Schoenberg’s Five Orchestral Pieces is now over 100 years old (it was written in 1909) but many members of the general public still view this music as inaccessible, modern and avant garde.  It is one of Schoenberg’s first serial compositions.  The five movements create an expressionistic Freudian psychodrama and explore extreme and disturbed states of mind.  There was clearly a lot of attention to detail in this performance with the LPO offering some very polished playing.  The first piece felt a little too safe and controlled and I’m not convinced Jurowski and the LPO really nailed the very extreme feelings Schoenberg was trying to convey, although I liked the growling brass entries.  The fourth piece was better with the LPO really bringing out the feelings of fear, anxiety and desperation in the music.  There were some delicate traceries of sound in the second piece and superb playing by the LPO’s principal cello.  There were subtle and delicate shifts of light and colour in the pulsating third piece.  The final piece was played with a wonderful sense of freedom and virtuosity by the LPO and it conveyed the sense of trying to reintegrate a fragmented psyche and a search for something new.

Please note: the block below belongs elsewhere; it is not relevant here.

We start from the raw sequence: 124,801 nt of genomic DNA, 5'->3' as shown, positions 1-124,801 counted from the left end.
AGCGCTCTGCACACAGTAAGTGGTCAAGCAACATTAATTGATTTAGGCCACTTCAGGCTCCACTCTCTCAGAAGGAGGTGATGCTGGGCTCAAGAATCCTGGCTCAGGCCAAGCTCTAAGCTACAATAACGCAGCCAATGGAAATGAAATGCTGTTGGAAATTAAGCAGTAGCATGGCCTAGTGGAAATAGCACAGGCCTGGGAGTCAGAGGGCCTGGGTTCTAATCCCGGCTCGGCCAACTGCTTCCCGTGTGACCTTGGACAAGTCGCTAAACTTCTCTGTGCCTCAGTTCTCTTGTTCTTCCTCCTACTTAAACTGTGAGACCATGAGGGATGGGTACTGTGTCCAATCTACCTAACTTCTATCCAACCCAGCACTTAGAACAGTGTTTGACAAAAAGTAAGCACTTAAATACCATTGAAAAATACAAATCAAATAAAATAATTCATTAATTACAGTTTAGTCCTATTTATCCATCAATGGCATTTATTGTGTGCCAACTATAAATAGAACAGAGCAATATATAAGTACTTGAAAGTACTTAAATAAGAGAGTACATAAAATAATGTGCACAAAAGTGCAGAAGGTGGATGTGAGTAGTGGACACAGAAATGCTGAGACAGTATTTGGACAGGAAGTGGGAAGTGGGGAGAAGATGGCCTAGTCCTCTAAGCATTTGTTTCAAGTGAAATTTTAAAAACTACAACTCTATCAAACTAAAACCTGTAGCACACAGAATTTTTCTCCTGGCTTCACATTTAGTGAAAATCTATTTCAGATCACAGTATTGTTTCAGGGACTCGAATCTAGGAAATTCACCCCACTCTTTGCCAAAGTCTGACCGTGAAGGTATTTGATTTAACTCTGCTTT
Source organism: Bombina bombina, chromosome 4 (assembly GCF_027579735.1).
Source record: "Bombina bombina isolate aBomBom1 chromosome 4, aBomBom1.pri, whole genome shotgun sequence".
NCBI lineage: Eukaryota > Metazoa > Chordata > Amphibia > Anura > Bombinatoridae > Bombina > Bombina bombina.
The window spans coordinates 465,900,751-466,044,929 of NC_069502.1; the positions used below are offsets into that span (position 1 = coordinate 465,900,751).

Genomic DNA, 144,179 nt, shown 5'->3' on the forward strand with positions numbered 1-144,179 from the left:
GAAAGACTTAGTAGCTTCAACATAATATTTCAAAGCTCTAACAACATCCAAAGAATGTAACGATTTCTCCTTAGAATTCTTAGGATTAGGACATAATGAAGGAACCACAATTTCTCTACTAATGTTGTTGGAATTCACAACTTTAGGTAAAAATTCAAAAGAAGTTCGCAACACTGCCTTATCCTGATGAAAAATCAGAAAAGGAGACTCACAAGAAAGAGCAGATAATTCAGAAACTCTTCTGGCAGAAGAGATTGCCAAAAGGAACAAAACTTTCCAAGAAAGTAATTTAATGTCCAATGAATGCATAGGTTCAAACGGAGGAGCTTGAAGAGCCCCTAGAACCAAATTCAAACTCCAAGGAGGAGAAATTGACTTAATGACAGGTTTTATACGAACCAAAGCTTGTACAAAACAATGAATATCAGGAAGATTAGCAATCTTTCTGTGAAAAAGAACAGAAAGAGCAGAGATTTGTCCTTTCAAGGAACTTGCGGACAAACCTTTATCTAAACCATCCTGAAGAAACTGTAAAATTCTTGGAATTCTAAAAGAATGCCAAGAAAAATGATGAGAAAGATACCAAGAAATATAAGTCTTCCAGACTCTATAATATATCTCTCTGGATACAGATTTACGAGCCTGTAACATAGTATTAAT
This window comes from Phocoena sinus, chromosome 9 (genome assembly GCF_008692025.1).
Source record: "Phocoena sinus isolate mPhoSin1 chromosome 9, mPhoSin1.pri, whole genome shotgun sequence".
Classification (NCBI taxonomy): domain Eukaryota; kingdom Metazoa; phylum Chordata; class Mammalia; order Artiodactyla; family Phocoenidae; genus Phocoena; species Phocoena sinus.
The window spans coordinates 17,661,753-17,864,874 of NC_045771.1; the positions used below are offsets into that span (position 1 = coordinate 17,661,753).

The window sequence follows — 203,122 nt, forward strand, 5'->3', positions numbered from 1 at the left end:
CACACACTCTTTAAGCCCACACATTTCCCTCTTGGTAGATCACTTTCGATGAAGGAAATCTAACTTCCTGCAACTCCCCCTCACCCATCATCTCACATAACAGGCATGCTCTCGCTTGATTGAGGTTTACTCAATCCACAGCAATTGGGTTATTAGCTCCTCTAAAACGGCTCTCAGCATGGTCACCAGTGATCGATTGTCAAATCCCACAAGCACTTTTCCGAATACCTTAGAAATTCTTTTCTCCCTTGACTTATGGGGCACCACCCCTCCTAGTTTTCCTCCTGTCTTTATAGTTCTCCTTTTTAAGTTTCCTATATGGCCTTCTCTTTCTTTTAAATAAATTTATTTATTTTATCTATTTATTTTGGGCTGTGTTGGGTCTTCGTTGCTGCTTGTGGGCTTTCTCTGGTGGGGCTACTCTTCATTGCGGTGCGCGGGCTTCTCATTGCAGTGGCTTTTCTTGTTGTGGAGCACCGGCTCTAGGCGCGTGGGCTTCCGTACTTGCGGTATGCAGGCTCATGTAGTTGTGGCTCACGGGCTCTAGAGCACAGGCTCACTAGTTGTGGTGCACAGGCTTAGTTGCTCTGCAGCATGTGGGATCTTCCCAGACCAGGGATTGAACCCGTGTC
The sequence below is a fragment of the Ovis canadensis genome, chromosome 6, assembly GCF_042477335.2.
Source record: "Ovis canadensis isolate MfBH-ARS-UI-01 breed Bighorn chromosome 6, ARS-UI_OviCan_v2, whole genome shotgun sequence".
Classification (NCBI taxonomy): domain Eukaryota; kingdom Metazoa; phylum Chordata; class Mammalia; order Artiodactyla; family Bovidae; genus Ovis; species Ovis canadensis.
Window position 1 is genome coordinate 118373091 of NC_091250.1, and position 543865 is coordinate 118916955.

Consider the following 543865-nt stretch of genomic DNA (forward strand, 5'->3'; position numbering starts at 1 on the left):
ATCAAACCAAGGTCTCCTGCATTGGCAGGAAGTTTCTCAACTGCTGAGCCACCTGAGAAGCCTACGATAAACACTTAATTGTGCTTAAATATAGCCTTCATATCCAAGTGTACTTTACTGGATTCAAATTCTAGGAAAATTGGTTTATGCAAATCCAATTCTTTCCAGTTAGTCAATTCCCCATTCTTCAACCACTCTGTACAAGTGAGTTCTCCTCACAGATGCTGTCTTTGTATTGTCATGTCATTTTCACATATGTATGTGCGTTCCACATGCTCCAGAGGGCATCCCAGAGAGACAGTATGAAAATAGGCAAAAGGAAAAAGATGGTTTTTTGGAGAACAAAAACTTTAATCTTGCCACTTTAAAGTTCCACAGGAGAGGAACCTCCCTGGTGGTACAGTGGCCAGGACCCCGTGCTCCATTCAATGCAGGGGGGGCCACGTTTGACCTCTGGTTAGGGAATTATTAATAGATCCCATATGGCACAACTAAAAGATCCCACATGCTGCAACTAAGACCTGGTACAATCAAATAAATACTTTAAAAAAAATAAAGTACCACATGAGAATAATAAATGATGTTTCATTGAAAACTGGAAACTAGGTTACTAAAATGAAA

Alexander Toradze joined Jurowski and the LPO for Scriabin’s Prometheus which was written a year after the Schoenberg.  In this work Scriabin wanted to depict the evolution of the world from formless chaos to spiritual liberation and ultimate transcendence.  Scriabin was synaesthetic and associated different keys with colours; so in order to realise his vision he wanted the work to be performed against a series of fluctuating shapes and colours using a device called a colour organ.  Prometheus was given a decidedly psychedelic performance here courtesy of lighting designer, Lucy Carter, who had a go at re-imagining the effects of the composer’s colour organ.  The orchestra, choir, conductor and pianist were all wearing white shirts.  The performance began in pitch darkness (except for lights illuminating the music stands) and the neon panels at the back produced a series of constantly evolving shapes and colours as the music progressed.  The lights and columns at the very top of the Royal Albert Hall also gave shimmering colours at various points and sections of the orchestra and audience were bathed in red, blue, green and purple light.  Jurowski and the LPO did a good job bringing out the decadence and sultry, perfumed exoticism in the music.  Toradze was well on top of the virtuoso demands of the solo piano part but I thought his playing was a little under characterised, particularly given the range of detailed instructions the composer gives the pianist.  The London Philharmonic Choir provided the optional wordless choral part and I liked the vibrant and ecstatic sounds they created before the close of the piece.  In the final moments of the piece the audience were exposed to the full glare of the Albert Hall’s lights.  Trippy stuff – I’m sure Scriabin would have approved!

Robert Beattie